Massive Migration of Thymic Lymphocytes to Peyer’s Patches in Neonatal Mice
Although migration of cells from the thymus to intestinal lymphoid tissues has been demonstrated in young animals (l–3), the magnitude of this process remains to be clarified, particularly during the early development of these tissues. Neonatal mice are useful experimental animals in which to study this problem. The Peyer’s patches of newborn mice are poorly developed at birth and contain only a small number of lymphoid cells (4), however, within 2 or 3 days after birth, the number of lymphoid cells increases markedly. Kinetic studies suggest that during this same developmental period there is an extensive emigration of thymic lymphoid cells (5–7). Systemic labeling data in newborn mice have provided evidence for a substantial immigration of lymphocytes into Peyer’s patches (8). These observations focus on the question of whether the gut associated lymphoid tissue in mice is a “primary” lymphoid organ as was proposed for the bursa of Fabricius in birds (9,10,11) or a “secondary” organ whose immunological development is, at least in part, thymus-dependent.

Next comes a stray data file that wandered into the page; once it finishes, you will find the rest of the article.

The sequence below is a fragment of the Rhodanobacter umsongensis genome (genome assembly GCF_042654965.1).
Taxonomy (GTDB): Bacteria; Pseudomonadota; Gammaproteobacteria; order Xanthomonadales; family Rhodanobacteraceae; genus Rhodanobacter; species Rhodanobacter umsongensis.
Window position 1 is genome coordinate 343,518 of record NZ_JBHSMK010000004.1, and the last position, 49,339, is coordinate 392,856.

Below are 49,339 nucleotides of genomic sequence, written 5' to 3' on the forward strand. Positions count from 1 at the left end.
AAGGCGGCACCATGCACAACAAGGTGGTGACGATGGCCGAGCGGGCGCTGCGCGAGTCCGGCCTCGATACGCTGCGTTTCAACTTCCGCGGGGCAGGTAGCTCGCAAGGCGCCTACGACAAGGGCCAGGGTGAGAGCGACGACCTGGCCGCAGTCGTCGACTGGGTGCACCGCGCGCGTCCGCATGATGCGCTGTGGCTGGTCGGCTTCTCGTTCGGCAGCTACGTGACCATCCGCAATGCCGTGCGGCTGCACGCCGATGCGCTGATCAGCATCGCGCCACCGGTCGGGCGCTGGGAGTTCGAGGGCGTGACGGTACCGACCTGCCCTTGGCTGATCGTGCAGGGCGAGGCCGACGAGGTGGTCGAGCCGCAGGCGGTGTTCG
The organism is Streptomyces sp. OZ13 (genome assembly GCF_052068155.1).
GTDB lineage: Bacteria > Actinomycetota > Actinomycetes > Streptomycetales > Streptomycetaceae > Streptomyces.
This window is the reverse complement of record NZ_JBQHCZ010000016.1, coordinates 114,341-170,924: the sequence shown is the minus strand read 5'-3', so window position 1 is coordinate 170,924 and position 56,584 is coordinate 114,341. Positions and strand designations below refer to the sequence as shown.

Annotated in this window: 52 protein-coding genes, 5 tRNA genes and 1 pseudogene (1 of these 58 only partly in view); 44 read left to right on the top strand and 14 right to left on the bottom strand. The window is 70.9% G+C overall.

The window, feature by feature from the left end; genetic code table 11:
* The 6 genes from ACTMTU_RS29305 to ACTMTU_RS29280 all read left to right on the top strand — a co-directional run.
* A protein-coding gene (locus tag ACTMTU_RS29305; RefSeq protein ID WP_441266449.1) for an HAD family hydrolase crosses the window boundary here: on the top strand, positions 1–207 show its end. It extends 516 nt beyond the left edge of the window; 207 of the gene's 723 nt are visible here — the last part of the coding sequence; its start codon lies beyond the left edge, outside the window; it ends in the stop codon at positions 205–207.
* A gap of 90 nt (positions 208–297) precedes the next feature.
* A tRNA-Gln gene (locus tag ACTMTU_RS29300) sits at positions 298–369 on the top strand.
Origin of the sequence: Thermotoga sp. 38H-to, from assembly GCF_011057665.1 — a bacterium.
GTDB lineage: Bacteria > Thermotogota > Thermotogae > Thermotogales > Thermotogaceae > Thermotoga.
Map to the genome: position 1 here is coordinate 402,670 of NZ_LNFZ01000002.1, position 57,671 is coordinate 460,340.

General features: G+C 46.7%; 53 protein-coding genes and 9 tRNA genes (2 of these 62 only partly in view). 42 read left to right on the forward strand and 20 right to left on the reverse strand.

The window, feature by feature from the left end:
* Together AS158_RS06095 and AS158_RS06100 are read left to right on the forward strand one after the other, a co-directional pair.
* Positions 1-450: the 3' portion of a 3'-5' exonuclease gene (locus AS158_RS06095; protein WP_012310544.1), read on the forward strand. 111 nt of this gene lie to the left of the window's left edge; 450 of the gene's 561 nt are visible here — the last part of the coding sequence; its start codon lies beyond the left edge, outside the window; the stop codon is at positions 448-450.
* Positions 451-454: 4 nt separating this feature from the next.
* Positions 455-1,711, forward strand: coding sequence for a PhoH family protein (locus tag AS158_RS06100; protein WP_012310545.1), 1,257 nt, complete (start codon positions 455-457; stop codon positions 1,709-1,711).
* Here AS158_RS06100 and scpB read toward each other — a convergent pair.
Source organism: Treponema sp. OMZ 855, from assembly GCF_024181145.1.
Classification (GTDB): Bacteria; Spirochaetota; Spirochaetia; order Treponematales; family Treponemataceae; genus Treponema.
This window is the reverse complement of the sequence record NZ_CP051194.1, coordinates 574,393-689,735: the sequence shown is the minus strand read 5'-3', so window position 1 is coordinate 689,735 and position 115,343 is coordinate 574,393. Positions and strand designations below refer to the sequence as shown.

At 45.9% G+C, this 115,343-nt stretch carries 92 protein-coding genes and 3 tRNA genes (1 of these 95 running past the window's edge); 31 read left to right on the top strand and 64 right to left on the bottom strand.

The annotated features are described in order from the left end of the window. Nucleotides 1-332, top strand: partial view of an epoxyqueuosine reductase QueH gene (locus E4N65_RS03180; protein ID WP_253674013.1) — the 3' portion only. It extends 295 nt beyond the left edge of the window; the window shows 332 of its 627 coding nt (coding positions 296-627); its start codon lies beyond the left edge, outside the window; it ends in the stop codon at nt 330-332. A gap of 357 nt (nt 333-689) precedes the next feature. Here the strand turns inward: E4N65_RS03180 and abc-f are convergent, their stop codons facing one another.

KeywordsLabel Index Lymphoid Cell Neonatal Mouse Newborn Mouse Thymic Lymphocyte
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